The Huawei Matebook is Back in Microsoft’s Store For Now
Microsoft (NASDAQ:MSFT) appears to have reversed its stance on the US ban of doing business with Huawei, as it once again has listed Huawei Matebook notebooks in its online store — however the company says its simply clearing out stock.
Citing national security concerns and close ties with the Chinese government, the US put Huawei on the Entity List effectively cutting it off from the US supply chain of hardware and software. US firms that wish to export hardware and software to entities on the list must apply for a licence from the US Bureau of Industry and Security. The Huawei Matebook vanished from the Microsoft online store without explanation in late May, shortly after the Entity List announcement from the US. Now, in mid-June, the Matebook has returned to the virtual shelves.
While questions have emerged about the legality of Trump’s Huawei ban, Microsoft, like many other firms, has not signalled if it intends to apply for a license or defy the ban outright. For its part, Microsoft says it is simply clearing out the existing inventory by continuing to sell the Matebook.
“We have been evaluating, and will continue to respond to, the many business, technical and regulatory complexities stemming from the recent addition of Huawei to the U.S. Department of Commerce’s Export Administration Regulations Entity List. As a result, we are resuming the sale of existing inventory of Huawei devices at Microsoft Store,” a Microsoft spokesperson said in a public statement.
Huawei CEO Ren Zhengfei said on Monday at a press conference that the company’s troubles with the US could take a $30 billion hit on Huawei’s revenue forecast for the year.
It’s likely that if the ban goes to court, US tech companies, including Microsoft, will take the uncertainty surrounding the ban as an invitation to resume business dealings with Huawei. This means the Matebook will remain in Microsoft’s store; Windows will still be on Huawei’s PCs.
Reversing the Ban With Clarity: Now the Legal Challenge Begins
Ren Zhengfei has a $30 billion problem on his hands. No doubt he will hire the best lawyers in the US to launch an all-out legal war to try and have this ban reversed.
Huawei is likely to argue against the merits of the ban: the US has produced no evidence in public that the company is a national security threat, and a number of prominent legal experts have raised questions about why US companies supplying components to a smartphone and notebook manufacturer is harmful to US interests. In order to do this, Huawei will likely need to argue that its telecom backbone equipment manufacturing division, PC division, and its smartphone division are effectively different entities and should be treated as such. Simply put: a Mate 20 Pro or a Matebook is not the same thing as a telecom network switch that powers the backbone.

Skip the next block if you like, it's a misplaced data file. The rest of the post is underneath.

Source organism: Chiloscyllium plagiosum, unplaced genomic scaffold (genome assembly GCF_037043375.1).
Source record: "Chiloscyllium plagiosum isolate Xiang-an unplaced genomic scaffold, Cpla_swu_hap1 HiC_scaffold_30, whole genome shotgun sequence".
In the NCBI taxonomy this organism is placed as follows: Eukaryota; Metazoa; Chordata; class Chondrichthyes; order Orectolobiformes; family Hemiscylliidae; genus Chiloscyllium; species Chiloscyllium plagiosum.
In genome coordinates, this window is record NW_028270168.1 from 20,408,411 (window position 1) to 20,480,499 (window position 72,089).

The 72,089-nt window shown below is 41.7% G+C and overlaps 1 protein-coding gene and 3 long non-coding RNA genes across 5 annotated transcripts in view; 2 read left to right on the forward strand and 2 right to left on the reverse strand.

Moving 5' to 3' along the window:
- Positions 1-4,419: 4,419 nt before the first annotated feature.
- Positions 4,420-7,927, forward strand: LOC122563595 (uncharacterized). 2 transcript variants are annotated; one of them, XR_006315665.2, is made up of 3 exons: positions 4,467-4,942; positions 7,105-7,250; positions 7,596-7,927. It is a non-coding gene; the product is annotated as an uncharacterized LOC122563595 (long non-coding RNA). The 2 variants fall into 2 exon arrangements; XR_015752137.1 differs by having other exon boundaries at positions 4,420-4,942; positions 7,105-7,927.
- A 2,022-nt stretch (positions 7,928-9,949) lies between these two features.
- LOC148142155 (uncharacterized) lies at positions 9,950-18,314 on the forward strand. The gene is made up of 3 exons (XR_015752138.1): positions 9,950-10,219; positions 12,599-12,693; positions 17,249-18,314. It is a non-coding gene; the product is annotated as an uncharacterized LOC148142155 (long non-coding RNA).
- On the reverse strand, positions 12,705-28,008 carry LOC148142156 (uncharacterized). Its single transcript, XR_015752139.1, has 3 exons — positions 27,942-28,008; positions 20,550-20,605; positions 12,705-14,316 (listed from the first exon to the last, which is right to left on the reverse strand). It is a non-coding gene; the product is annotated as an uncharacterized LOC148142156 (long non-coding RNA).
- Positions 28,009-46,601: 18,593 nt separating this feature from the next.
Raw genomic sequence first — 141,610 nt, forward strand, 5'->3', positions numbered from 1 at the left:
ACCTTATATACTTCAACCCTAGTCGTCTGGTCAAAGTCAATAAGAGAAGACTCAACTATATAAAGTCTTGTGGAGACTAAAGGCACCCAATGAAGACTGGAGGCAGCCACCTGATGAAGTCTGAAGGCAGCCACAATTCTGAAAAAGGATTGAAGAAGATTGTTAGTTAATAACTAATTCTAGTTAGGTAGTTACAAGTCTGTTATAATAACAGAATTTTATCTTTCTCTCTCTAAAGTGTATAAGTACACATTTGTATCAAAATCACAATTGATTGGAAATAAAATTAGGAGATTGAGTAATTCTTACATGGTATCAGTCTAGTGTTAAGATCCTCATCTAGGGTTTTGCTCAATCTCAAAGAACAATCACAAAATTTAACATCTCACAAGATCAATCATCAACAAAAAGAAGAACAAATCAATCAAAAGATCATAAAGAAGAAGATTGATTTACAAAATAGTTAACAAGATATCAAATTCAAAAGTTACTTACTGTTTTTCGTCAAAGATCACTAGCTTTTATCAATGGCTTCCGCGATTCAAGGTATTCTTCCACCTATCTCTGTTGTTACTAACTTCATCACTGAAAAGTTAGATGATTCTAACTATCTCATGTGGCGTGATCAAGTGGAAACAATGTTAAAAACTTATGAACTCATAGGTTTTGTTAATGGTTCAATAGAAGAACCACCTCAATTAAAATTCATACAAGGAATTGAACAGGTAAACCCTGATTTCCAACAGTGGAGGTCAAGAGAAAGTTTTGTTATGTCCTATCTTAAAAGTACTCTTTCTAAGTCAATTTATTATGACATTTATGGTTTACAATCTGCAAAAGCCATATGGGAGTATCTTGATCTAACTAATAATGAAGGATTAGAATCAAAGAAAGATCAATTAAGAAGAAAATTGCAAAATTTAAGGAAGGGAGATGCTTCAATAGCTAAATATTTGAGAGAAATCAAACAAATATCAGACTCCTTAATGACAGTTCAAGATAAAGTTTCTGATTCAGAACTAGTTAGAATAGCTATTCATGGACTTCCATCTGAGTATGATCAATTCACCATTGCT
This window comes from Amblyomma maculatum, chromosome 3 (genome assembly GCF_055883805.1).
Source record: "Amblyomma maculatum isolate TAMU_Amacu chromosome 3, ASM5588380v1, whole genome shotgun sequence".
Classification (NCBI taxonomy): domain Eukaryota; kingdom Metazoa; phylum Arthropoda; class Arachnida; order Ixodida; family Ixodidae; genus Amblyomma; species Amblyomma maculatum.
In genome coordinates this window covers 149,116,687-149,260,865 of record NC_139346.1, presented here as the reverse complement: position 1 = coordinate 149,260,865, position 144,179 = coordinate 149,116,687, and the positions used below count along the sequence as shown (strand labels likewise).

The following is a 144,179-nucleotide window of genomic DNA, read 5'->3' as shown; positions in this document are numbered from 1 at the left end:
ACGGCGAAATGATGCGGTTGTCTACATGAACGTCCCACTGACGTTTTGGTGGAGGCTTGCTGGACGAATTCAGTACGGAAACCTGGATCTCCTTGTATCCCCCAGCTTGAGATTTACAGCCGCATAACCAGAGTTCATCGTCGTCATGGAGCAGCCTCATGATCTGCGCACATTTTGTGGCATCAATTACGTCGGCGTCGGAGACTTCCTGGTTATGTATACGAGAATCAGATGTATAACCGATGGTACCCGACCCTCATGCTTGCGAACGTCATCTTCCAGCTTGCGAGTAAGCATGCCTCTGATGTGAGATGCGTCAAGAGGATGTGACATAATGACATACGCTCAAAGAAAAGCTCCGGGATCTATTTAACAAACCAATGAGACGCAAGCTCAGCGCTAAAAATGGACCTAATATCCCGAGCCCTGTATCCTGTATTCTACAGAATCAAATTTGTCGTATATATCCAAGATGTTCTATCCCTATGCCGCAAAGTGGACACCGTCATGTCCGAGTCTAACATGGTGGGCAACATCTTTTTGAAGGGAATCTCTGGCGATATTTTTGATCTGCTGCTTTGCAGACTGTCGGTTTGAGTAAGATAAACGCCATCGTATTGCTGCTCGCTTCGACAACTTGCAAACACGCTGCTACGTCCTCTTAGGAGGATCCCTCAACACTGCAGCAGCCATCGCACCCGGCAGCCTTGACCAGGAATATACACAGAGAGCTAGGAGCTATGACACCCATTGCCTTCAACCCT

There’s also the argument to be made that the security holes found in its telecom backbone platform are simply bugs by any other name — products of sloppy coding and poor quality control. The business practice of selling sub-standard equipment isn’t a crime.
The company also might have a case to have the ban scrapped given its legal structure and arguments. Per its legal filings, Huawei argues that the executive order that instigated the ban, in addition to a U.S. military appropriations act that bars the government and its contractors from using Huawei equipment, is effectively a Bill of Attainder — an act of a legislature declaring a person or group of persons guilty of some crime and punishing them, often without a trial.
All things considered, Huawei isn’t helping itself by being opaque with its ownership structure. The US claims that Huawei is tethered to the Chinese state, Huawei disputes this pointing out that the majority owner is its employees via an employee share ownership program. But a recent research paper shows that the parent company of Huawei Technologies and its other subsidiaries is its employee trade union, which is a member All-China Federation of Trade Unions, that’s ultimately controlled by the Communist Party of China.
“Given the public nature of trade unions in China, if the ownership stake of the trade union committee is genuine, and if the trade union and its committee function as trade unions generally function in China, then Huawei may be deemed effectively state-owned,” said the paper.